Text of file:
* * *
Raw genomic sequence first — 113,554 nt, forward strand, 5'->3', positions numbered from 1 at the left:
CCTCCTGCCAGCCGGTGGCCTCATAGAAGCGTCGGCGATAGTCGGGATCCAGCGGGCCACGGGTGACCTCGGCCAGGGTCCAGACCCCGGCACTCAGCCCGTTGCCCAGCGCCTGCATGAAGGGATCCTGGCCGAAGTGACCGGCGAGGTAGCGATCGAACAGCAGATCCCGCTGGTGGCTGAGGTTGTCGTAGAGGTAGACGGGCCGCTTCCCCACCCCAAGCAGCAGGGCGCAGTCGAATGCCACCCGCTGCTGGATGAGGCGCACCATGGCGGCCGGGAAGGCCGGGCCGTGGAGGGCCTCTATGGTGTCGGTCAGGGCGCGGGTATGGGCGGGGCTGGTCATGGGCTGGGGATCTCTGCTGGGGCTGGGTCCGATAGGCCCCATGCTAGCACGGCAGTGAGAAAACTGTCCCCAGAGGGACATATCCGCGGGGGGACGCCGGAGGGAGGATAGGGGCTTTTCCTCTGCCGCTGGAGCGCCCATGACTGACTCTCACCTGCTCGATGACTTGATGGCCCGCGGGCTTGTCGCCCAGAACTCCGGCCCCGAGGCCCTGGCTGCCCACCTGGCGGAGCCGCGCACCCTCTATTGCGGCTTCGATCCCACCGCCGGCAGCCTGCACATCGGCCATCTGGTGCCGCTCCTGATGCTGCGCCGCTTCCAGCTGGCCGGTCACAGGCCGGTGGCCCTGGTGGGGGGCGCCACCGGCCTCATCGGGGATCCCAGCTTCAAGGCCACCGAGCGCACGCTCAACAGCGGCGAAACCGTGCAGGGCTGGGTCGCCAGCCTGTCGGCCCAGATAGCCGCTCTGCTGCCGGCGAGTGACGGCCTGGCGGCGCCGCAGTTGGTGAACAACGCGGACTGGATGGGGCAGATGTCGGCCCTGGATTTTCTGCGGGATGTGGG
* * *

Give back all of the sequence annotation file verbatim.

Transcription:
Raw genomic sequence first — 113,554 nt, forward strand, 5'->3', positions numbered from 1 at the left:
CCTCCTGCCAGCCGGTGGCCTCATAGAAGCGTCGGCGATAGTCGGGATCCAGCGGGCCACGGGTGACCTCGGCCAGGGTCCAGACCCCGGCACTCAGCCCGTTGCCCAGCGCCTGCATGAAGGGATCCTGGCCGAAGTGACCGGCGAGGTAGCGATCGAACAGCAGATCCCGCTGGTGGCTGAGGTTGTCGTAGAGGTAGACGGGCCGCTTCCCCACCCCAAGCAGCAGGGCGCAGTCGAATGCCACCCGCTGCTGGATGAGGCGCACCATGGCGGCCGGGAAGGCCGGGCCGTGGAGGGCCTCTATGGTGTCGGTCAGGGCGCGGGTATGGGCGGGGCTGGTCATGGGCTGGGGATCTCTGCTGGGGCTGGGTCCGATAGGCCCCATGCTAGCACGGCAGTGAGAAAACTGTCCCCAGAGGGACATATCCGCGGGGGGACGCCGGAGGGAGGATAGGGGCTTTTCCTCTGCCGCTGGAGCGCCCATGACTGACTCTCACCTGCTCGATGACTTGATGGCCCGCGGGCTTGTCGCCCAGAACTCCGGCCCCGAGGCCCTGGCTGCCCACCTGGCGGAGCCGCGCACCCTCTATTGCGGCTTCGATCCCACCGCCGGCAGCCTGCACATCGGCCATCTGGTGCCGCTCCTGATGCTGCGCCGCTTCCAGCTGGCCGGTCACAGGCCGGTGGCCCTGGTGGGGGGCGCCACCGGCCTCATCGGGGATCCCAGCTTCAAGGCCACCGAGCGCACGCTCAACAGCGGCGAAACCGTGCAGGGCTGGGTCGCCAGCCTGTCGGCCCAGATAGCCGCTCTGCTGCCGGCGAGTGACGGCCTGGCGGCGCCGCAGTTGGTGAACAACGCGGACTGGATGGGGCAGATGTCGGCCCTGGATTTTCTGCGGGATGTGGG